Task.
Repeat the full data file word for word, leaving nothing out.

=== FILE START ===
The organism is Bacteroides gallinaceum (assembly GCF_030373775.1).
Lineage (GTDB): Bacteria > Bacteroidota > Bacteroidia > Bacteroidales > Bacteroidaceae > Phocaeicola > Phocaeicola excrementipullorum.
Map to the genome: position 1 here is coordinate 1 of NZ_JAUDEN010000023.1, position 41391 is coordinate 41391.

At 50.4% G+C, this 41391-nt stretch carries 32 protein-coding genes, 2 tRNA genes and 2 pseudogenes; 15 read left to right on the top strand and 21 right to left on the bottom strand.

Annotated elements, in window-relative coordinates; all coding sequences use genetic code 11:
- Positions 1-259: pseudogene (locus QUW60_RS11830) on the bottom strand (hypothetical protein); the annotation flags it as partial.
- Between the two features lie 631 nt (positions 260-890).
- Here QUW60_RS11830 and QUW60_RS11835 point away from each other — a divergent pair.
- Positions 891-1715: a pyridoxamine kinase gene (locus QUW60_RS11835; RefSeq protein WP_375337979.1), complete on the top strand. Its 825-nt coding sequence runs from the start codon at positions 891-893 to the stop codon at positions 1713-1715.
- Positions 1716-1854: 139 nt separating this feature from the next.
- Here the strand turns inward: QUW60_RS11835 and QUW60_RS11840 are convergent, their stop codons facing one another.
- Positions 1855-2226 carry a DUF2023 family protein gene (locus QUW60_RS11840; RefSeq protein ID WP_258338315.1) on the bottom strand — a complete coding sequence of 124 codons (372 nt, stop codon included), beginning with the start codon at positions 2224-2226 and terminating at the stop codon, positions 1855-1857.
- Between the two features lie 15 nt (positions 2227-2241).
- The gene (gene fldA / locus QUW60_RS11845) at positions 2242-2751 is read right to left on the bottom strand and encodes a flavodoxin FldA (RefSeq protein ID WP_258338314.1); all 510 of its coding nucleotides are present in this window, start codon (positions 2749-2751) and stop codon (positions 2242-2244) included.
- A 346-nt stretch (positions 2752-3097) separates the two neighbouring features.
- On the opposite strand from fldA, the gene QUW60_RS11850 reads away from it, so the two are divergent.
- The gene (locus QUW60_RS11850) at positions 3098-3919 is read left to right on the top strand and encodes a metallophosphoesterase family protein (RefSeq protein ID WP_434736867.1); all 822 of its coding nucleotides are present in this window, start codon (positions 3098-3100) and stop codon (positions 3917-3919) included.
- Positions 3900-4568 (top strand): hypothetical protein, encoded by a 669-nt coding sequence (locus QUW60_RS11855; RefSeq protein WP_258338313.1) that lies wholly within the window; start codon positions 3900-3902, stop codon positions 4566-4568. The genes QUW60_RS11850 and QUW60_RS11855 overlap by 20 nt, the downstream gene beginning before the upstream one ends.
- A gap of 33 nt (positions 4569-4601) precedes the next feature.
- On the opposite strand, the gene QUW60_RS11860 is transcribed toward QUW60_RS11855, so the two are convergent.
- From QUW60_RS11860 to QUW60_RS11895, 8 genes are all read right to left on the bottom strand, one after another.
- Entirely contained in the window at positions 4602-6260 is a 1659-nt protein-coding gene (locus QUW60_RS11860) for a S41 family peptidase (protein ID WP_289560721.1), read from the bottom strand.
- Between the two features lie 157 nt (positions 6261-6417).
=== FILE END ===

The organism is Bacteroides gallinaceum (assembly GCF_030373775.1).
Lineage (GTDB): Bacteria > Bacteroidota > Bacteroidia > Bacteroidales > Bacteroidaceae > Phocaeicola > Phocaeicola excrementipullorum.
Map to the genome: position 1 here is coordinate 1 of NZ_JAUDEN010000023.1, position 41391 is coordinate 41391.

At 50.4% G+C, this 41391-nt stretch carries 32 protein-coding genes, 2 tRNA genes and 2 pseudogenes; 15 read left to right on the top strand and 21 right to left on the bottom strand.

Annotated elements, in window-relative coordinates; all coding sequences use genetic code 11:
- Positions 1-259: pseudogene (locus QUW60_RS11830) on the bottom strand (hypothetical protein); the annotation flags it as partial.
- Between the two features lie 631 nt (positions 260-890).
- Here QUW60_RS11830 and QUW60_RS11835 point away from each other — a divergent pair.
- Positions 891-1715: a pyridoxamine kinase gene (locus QUW60_RS11835; RefSeq protein WP_375337979.1), complete on the top strand. Its 825-nt coding sequence runs from the start codon at positions 891-893 to the stop codon at positions 1713-1715.
- Positions 1716-1854: 139 nt separating this feature from the next.
- Here the strand turns inward: QUW60_RS11835 and QUW60_RS11840 are convergent, their stop codons facing one another.
- Positions 1855-2226 carry a DUF2023 family protein gene (locus QUW60_RS11840; RefSeq protein ID WP_258338315.1) on the bottom strand — a complete coding sequence of 124 codons (372 nt, stop codon included), beginning with the start codon at positions 2224-2226 and terminating at the stop codon, positions 1855-1857.
- Between the two features lie 15 nt (positions 2227-2241).
- The gene (gene fldA / locus QUW60_RS11845) at positions 2242-2751 is read right to left on the bottom strand and encodes a flavodoxin FldA (RefSeq protein ID WP_258338314.1); all 510 of its coding nucleotides are present in this window, start codon (positions 2749-2751) and stop codon (positions 2242-2244) included.
- A 346-nt stretch (positions 2752-3097) separates the two neighbouring features.
- On the opposite strand from fldA, the gene QUW60_RS11850 reads away from it, so the two are divergent.
- The gene (locus QUW60_RS11850) at positions 3098-3919 is read left to right on the top strand and encodes a metallophosphoesterase family protein (RefSeq protein ID WP_434736867.1); all 822 of its coding nucleotides are present in this window, start codon (positions 3098-3100) and stop codon (positions 3917-3919) included.
- Positions 3900-4568 (top strand): hypothetical protein, encoded by a 669-nt coding sequence (locus QUW60_RS11855; RefSeq protein WP_258338313.1) that lies wholly within the window; start codon positions 3900-3902, stop codon positions 4566-4568. The genes QUW60_RS11850 and QUW60_RS11855 overlap by 20 nt, the downstream gene beginning before the upstream one ends.
- A gap of 33 nt (positions 4569-4601) precedes the next feature.
- On the opposite strand, the gene QUW60_RS11860 is transcribed toward QUW60_RS11855, so the two are convergent.
- From QUW60_RS11860 to QUW60_RS11895, 8 genes are all read right to left on the bottom strand, one after another.
- Entirely contained in the window at positions 4602-6260 is a 1659-nt protein-coding gene (locus QUW60_RS11860) for a S41 family peptidase (protein ID WP_289560721.1), read from the bottom strand.
- Between the two features lie 157 nt (positions 6261-6417).